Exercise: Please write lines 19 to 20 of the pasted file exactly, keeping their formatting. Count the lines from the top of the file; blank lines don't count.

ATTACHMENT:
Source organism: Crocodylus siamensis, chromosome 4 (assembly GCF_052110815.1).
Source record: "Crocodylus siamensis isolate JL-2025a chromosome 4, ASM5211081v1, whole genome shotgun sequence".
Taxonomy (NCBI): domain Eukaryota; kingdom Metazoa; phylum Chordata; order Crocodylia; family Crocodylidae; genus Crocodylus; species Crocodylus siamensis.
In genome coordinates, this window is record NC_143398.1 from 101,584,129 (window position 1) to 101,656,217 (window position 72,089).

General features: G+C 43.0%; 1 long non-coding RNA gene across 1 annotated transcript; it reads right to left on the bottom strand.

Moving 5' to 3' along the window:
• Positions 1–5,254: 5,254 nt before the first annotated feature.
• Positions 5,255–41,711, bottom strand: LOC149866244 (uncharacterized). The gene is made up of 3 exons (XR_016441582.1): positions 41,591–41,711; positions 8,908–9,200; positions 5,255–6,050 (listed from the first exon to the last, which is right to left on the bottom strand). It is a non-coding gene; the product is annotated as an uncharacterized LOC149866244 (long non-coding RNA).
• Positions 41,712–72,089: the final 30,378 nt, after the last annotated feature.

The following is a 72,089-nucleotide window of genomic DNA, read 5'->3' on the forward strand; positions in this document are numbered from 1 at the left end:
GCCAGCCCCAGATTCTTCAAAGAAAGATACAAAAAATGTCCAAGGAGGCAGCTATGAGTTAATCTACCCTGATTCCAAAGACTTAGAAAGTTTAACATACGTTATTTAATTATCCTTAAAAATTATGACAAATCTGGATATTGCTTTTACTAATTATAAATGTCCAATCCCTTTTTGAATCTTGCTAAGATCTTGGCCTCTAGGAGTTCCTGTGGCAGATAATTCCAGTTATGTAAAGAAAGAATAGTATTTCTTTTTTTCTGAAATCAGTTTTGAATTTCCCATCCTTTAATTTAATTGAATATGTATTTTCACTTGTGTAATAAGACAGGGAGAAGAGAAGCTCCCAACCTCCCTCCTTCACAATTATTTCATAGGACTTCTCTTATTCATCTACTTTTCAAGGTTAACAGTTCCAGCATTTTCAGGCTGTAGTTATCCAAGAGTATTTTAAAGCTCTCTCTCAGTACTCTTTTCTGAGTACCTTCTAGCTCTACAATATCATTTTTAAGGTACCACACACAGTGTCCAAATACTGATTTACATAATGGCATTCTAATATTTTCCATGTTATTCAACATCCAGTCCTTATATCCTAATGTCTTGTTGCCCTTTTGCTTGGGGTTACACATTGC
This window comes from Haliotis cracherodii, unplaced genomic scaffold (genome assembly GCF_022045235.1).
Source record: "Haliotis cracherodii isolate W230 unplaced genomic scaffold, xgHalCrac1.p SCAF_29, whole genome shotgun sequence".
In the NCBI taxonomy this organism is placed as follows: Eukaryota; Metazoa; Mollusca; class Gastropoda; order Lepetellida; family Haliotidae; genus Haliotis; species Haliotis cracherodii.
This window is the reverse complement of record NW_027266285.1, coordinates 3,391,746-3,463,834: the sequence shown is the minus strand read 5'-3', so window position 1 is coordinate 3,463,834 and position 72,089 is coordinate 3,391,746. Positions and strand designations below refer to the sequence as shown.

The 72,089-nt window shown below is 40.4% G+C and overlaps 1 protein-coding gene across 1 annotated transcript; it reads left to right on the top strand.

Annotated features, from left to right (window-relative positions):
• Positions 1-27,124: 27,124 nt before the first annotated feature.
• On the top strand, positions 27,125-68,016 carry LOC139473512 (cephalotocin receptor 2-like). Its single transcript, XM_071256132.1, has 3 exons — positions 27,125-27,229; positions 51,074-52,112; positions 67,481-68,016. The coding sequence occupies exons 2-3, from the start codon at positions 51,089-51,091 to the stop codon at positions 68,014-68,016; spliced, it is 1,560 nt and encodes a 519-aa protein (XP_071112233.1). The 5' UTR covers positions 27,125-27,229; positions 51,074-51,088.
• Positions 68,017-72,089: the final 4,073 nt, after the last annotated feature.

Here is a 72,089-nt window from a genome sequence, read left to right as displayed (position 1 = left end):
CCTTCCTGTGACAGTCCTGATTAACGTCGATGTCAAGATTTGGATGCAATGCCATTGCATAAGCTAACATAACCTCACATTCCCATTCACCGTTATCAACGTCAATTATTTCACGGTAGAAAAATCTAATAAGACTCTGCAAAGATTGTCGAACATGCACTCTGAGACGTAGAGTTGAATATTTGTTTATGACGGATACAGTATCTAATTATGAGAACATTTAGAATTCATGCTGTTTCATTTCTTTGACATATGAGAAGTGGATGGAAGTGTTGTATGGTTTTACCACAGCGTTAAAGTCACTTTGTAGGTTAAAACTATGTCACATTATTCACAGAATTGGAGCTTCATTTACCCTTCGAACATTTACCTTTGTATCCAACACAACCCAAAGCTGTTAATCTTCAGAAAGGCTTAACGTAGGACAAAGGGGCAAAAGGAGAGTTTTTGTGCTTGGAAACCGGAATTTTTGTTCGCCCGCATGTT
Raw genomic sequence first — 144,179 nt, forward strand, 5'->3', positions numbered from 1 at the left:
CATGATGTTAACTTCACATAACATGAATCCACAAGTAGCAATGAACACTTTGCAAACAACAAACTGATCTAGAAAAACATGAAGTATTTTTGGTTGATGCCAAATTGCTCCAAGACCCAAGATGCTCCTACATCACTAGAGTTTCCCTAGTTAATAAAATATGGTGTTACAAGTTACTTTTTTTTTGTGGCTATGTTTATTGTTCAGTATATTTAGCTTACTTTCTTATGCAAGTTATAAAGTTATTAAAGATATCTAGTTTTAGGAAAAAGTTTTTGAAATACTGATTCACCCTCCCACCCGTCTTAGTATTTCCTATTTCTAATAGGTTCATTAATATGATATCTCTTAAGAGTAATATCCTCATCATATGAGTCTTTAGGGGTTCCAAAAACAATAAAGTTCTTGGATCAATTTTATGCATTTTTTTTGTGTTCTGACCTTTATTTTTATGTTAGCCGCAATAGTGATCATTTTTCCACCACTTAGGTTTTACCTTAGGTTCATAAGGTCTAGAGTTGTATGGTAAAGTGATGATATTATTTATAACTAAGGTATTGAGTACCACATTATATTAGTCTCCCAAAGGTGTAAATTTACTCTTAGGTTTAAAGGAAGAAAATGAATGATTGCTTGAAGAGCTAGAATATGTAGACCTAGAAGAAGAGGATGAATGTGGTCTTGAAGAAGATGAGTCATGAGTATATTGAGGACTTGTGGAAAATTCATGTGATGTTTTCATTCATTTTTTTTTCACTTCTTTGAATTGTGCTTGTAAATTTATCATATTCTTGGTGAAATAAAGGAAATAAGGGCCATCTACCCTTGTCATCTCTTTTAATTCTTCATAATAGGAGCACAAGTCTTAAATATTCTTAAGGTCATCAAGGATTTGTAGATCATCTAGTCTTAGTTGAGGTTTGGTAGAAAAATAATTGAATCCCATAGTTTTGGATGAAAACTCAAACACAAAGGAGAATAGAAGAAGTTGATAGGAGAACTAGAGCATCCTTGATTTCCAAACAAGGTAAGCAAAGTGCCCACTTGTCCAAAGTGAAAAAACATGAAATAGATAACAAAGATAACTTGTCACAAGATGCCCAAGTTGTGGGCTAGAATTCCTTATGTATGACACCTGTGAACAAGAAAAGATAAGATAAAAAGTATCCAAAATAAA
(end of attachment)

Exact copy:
• On the top strand, positions 27,125-68,016 carry LOC139473512 (cephalotocin receptor 2-like). Its single transcript, XM_071256132.1, has 3 exons — positions 27,125-27,229; positions 51,074-52,112; positions 67,481-68,016. The coding sequence occupies exons 2-3, from the start codon at positions 51,089-51,091 to the stop codon at positions 68,014-68,016; spliced, it is 1,560 nt and encodes a 519-aa protein (XP_071112233.1). The 5' UTR covers positions 27,125-27,229; positions 51,074-51,088.
• Positions 68,017-72,089: the final 4,073 nt, after the last annotated feature.